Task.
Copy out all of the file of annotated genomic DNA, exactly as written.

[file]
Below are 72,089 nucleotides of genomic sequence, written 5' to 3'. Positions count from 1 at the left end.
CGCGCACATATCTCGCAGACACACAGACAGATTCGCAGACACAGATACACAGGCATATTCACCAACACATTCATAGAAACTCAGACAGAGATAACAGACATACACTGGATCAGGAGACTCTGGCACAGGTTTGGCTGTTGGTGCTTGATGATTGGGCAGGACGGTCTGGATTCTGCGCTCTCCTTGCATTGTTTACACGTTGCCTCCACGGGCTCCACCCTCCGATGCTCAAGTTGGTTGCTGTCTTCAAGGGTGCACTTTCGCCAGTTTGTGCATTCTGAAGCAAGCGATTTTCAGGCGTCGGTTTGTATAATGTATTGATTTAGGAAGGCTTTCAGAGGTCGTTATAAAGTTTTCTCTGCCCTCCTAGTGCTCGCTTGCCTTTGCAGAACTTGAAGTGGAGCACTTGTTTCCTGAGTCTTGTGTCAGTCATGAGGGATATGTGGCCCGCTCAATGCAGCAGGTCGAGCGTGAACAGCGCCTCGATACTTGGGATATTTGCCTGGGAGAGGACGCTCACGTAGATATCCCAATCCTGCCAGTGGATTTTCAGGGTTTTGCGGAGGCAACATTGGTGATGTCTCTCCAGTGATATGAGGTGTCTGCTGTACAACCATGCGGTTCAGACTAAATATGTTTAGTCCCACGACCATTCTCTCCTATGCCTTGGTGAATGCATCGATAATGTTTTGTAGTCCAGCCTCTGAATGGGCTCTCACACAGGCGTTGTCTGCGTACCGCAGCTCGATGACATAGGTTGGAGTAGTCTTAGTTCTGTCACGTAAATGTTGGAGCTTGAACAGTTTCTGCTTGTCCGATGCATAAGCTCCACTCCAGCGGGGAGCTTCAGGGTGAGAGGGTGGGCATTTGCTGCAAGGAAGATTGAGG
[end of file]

Below are 72,089 nucleotides of genomic sequence, written 5' to 3'. Positions count from 1 at the left end.
CGCGCACATATCTCGCAGACACACAGACAGATTCGCAGACACAGATACACAGGCATATTCACCAACACATTCATAGAAACTCAGACAGAGATAACAGACATACACTGGATCAGGAGACTCTGGCACAGGTTTGGCTGTTGGTGCTTGATGATTGGGCAGGACGGTCTGGATTCTGCGCTCTCCTTGCATTGTTTACACGTTGCCTCCACGGGCTCCACCCTCCGATGCTCAAGTTGGTTGCTGTCTTCAAGGGTGCACTTTCGCCAGTTTGTGCATTCTGAAGCAAGCGATTTTCAGGCGTCGGTTTGTATAATGTATTGATTTAGGAAGGCTTTCAGAGGTCGTTATAAAGTTTTCTCTGCCCTCCTAGTGCTCGCTTGCCTTTGCAGAACTTGAAGTGGAGCACTTGTTTCCTGAGTCTTGTGTCAGTCATGAGGGATATGTGGCCCGCTCAATGCAGCAGGTCGAGCGTGAACAGCGCCTCGATACTTGGGATATTTGCCTGGGAGAGGACGCTCACGTAGATATCCCAATCCTGCCAGTGGATTTTCAGGGTTTTGCGGAGGCAACATTGGTGATGTCTCTCCAGTGATATGAGGTGTCTGCTGTACAACCATGCGGTTCAGACTAAATATGTTTAGTCCCACGACCATTCTCTCCTATGCCTTGGTGAATGCATCGATAATGTTTTGTAGTCCAGCCTCTGAATGGGCTCTCACACAGGCGTTGTCTGCGTACCGCAGCTCGATGACATAGGTTGGAGTAGTCTTAGTTCTGTCACGTAAATGTTGGAGCTTGAACAGTTTCTGCTTGTCCGATGCATAAGCTCCACTCCAGCGGGGAGCTTCAGGGTGAGAGGGTGGGCATTTGCTGCAAGGAAGATTGAGG